Thursday, August 18, 2011

New releases > Macallan Director's Edition & Masters' Edition

These whiskies are two exciting new releases from Macallan - one of the most famous names in the world of whisky. The distillery and brand name are both well known and the single malt range is consistently in third place for world sales, behind only Glenfiddich and Glenlivet. Here they have produced two limited edition whiskies in different styles – the Director’s Edition has been matured in ex-sherry casks in the traditional Macallan vein and the Masters' Edition has been matured in a combination of ex-sherry and ex-bourbon casks. This carries the Fine Oak label, which indicates this mixed maturation.

The whiskies have been constructed using different ages of single malt to create the desired flavour profiles and characteristics. Both are bottled at 40% ABV and both are being sold exclusively by The Whisky Shop – the UK’s largest specialist whisky chain. The Director’s Edition is selling for £39.99 and the Masters' Edition for £33.99. They can be purchased in any of The Whisky Shop’s 17 stores in the UK or via The news is that these limited whiskies are already selling fast and they only hit the shelves early last week.

The distillery is located close to the village of Craigellachie in the Speyside whisky region of Scotland and sits within a large estate, which overlooks the mighty River Spey. It was founded in 1824 by Alexander Reid and was originally called Elchies, after estate in which it is located. Other than the distillery, the estate is known for Elchies House and this can be found on the current Macallan packaging. The name of the distillery was changed to Macallan in 1892, following a change of ownership. The current owners are The Edrington Group, who have recently expanded the distillery to have a massive annual production capacity of 8.75 million litres.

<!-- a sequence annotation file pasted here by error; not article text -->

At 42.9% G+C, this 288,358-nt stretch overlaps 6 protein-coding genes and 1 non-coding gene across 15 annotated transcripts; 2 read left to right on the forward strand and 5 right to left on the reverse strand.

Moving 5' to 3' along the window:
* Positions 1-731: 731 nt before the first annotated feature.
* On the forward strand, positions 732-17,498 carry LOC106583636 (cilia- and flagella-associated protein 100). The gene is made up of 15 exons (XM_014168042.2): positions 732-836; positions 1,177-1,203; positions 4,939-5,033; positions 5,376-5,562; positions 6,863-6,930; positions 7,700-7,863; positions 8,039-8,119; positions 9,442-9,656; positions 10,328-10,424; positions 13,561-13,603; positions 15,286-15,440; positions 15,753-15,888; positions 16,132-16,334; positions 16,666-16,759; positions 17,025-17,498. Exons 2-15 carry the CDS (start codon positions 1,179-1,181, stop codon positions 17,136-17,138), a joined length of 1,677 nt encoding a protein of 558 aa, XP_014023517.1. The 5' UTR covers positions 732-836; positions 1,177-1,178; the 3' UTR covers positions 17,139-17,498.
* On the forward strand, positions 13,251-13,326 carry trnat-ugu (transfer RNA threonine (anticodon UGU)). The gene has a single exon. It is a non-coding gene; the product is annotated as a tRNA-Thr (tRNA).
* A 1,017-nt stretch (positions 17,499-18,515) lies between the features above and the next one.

Our tasting notes > Macallan Director’s Edition
The colour is a rich golden amber and the nose has a lovely sweetness to it.  The key aromas are caramel, vanilla and crumbly brown sugar.  These are backed up by plenty of dark dried fruits (think of raisins, sultanas and a hint of candied orange peel), soft barley and oaky wood spices (imagine cinnamon and nutmeg).  On the palate, this is again initially sweet and full of notes such as caramel, toffee, vanilla and the dried fruits from the nose.  It feels soft and gentle in your mouth, before some wood spice (cinnamon and nutmeg again) and some tangy orange zest give it a lift and a bit more depth.  An underlying note of bittersweet cereal grains has the same effect.  The finish is warming and rich, again with initial caramel and dried fruit.  The wood spices (add in a hint of fiery ginger now) and bittersweet cereals gives the lingering finish a drier edge right at the end.

Our tasting notes > Macallan Masters' Edition
The colour of this whisky is golden yellow with a hint of amber and the nose is a combination between sweeter, richer aromas and lighter, fresher ones.  The sweeter aromas included distinct notes of sultana and malted barley, along with honey, vanilla and coconut.  The fresher aromas predominantly include crisp green pears and apples, plus a hint of lemon zest.  On the palate, this is initially slightly tangy with the pear, apple and lemon at the fore front.  It is not long before the sweeter notes kick in with plenty of honey, sultana and malted barley in evidence.  Right at the end, some light wood spices (think of cinnamon and nutmeg) and note resembling wafer biscuits appear and add soem depth and complexity.  The finish is soft with pleasant sultana sweetness, which combines with the green fruit and spices to give a tangier and spicier than expected ending.

What’s the verdict?
Macallan have produced two good whiskies for these exclusive bottlings for The Whisky Shop chain. They both fit safely into the distillery's regular range and flavour profile - the Director's Edition being in their traditional sherry cask matured, rich and sweet style and the Masters' Edition being in their lighter, fresher Fine Oak style.  As a result, between the two they cover a wider range of personal taste and therefore have a wider appeal.  Both are lovely, but in different ways, and it is hard to pick a favourite - we guess it depends what mood you are in!

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